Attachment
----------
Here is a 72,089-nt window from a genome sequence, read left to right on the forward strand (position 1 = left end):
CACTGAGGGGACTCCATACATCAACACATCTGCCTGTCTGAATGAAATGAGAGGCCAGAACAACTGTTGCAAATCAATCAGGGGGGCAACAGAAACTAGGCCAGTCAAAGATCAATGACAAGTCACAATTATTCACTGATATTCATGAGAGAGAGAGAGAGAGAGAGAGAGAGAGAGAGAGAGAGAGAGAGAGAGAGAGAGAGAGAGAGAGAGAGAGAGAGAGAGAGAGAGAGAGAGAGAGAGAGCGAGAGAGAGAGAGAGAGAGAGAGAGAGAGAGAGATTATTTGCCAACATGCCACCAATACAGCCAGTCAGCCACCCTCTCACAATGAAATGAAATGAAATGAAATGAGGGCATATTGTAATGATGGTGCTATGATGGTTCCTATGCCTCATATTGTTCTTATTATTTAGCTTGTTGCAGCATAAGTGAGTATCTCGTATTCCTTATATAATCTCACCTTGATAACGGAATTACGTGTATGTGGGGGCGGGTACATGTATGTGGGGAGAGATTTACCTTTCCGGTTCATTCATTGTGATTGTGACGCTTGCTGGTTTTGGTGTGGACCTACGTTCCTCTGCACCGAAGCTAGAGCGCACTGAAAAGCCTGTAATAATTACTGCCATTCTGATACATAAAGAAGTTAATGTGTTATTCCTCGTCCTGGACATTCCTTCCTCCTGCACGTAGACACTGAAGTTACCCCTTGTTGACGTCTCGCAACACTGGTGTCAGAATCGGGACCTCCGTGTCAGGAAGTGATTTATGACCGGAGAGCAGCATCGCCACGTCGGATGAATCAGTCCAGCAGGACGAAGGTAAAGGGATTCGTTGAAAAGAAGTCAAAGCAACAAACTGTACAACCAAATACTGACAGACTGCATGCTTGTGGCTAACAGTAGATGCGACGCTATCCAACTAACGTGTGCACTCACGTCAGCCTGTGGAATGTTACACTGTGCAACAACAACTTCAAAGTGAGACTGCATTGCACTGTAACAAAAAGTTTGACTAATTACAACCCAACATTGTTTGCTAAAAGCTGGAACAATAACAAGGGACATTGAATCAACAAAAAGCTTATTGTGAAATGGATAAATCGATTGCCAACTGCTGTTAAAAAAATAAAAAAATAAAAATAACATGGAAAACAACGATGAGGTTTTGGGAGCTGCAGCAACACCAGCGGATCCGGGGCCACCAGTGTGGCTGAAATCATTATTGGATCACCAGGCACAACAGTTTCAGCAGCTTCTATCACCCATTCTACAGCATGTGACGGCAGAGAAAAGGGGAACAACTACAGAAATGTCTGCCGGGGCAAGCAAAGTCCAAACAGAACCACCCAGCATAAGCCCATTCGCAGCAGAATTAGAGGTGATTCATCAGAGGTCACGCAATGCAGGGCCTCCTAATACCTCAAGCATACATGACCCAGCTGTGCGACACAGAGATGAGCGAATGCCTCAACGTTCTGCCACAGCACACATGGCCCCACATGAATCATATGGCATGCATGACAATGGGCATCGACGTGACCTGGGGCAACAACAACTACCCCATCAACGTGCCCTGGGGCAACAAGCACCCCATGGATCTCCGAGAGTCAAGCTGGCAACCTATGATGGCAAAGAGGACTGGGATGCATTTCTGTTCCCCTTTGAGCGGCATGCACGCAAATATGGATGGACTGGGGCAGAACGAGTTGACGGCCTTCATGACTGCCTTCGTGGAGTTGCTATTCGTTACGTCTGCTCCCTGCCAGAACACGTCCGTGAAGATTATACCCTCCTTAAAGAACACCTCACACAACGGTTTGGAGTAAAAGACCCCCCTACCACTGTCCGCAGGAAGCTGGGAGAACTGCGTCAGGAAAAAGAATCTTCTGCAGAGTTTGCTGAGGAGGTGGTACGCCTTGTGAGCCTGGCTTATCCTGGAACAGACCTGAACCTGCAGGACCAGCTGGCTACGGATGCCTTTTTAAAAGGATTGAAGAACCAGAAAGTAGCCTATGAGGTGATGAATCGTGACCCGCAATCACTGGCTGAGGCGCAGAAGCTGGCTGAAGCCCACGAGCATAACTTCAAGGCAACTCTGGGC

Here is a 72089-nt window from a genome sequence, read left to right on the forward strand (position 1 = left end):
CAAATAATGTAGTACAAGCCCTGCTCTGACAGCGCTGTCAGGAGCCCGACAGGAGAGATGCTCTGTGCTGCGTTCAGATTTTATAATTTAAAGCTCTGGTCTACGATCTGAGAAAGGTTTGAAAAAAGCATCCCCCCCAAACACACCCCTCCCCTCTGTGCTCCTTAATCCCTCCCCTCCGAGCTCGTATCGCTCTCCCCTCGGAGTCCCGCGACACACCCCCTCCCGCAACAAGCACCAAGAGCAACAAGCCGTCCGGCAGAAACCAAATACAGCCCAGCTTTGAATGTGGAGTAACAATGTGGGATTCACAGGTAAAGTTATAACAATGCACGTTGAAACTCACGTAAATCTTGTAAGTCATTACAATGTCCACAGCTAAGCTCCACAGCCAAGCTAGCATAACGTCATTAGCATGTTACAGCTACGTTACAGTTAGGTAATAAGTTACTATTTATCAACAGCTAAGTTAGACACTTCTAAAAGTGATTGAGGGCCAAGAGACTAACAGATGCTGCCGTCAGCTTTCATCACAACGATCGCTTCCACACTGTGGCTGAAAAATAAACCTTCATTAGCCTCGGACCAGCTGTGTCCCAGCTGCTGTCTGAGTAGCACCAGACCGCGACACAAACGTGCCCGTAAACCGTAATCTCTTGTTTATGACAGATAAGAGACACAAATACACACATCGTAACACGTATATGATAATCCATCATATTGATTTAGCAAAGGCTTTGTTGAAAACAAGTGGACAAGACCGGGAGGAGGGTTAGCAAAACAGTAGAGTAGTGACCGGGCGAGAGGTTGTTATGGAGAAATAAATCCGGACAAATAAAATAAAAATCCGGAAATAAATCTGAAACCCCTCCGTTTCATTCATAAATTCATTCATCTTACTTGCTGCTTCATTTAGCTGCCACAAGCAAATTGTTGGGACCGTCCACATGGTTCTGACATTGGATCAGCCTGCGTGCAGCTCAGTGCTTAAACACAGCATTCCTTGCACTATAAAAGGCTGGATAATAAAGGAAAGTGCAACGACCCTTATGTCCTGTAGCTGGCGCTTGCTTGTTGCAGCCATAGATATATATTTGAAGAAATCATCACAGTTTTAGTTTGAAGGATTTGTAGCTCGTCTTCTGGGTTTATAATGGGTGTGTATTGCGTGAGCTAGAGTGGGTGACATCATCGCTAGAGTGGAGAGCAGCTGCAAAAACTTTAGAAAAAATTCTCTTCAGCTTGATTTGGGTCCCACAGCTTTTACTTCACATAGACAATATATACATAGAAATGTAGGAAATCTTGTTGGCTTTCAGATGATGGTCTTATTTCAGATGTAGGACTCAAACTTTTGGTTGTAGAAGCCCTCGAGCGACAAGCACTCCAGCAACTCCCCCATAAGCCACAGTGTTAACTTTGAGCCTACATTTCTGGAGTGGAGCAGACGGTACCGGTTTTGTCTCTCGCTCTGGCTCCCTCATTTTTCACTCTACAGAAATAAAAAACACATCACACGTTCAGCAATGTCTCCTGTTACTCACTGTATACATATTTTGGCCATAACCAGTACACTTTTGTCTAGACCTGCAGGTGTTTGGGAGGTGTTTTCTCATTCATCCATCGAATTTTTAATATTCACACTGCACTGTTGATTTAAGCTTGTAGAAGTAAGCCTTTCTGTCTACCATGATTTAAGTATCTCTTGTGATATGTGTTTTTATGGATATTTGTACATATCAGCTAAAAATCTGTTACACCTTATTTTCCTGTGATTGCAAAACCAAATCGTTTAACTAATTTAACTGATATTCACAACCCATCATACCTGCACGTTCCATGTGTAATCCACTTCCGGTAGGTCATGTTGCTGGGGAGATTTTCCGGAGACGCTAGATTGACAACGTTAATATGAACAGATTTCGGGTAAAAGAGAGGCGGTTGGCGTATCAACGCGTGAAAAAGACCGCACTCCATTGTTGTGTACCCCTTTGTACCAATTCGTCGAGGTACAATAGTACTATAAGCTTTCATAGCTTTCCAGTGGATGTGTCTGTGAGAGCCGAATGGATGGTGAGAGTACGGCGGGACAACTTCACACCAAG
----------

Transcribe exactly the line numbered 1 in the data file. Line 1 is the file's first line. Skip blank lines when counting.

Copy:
Here is a 72,089-nt window from a genome sequence, read left to right on the forward strand (position 1 = left end):